Towns that call for emergency medical services from Rockland — when their towns' crews are busy or unavailable — will be paying a lot more money.

The Rockland City Council voted unanimously Monday night, Jan. 8, to increase the emergency medical services fees, including for mutual-aid calls.

For instance, the cost to send an ambulance and crew outside Rockland will jump from $500 to $800 per call.

"We're trying to level the playing field," Rockland Fire Chief Chris Whytock said.

He said the increase is the true cost of the service provided to the neighboring communities. He said the cost should not be less than what it costs property taxpayers in Rockland for the service.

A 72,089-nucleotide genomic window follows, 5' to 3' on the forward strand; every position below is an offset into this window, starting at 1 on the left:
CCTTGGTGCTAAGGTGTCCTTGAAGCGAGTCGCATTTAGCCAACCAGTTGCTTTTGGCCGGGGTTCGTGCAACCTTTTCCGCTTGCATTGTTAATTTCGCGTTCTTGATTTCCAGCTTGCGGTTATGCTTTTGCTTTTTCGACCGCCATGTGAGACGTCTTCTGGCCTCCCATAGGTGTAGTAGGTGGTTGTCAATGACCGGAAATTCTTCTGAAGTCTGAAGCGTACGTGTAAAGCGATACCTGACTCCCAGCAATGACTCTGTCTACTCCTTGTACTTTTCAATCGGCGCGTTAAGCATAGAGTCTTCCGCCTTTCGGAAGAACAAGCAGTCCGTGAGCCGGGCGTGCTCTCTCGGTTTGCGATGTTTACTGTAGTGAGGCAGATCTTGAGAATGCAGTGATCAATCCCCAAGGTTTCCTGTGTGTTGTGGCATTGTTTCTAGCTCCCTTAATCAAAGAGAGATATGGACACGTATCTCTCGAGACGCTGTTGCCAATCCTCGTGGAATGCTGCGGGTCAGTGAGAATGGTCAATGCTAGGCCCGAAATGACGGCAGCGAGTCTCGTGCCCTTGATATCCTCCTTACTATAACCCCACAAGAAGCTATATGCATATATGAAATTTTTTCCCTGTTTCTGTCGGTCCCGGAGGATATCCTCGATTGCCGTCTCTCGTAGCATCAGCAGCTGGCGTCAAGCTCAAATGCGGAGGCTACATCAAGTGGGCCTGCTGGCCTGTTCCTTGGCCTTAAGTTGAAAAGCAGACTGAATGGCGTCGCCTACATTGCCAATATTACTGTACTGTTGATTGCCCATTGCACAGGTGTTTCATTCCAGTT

More than half the 204 mutual-aid calls responded to by Rockland EMS were to Thomaston, according to statistics provided by Rockland's fire chief.

Thomaston has a per-diem staff on during the day, but in the evening the EMS department is staffed by on-call personnel. Whytock said most of the responses to Thomaston are when its per-diem staff are not at the station.

Thomaston is by far the greatest user of Rockland's mutual-aid service. The next-closest community is South Thomaston, at 26 calls in 2017.

North East Mobile Health Services also called upon Rockland 26 times. North East provides EMS services to Camden, Rockport, Hope and Lincolnville.

Rockland crews also responded 24 times to Cushing.

There were three mutual-aid calls to Vinalhaven, three to North Haven, two to St. George, one to Warren, and one time last year when a Rockland crew was flown by Penobscot Air Service to a critically ill patient on Criehaven.

Other than North East, all the other communities are served by per-diem and on-call members.

Rockland contracts with Owls Head to provide EMS coverage.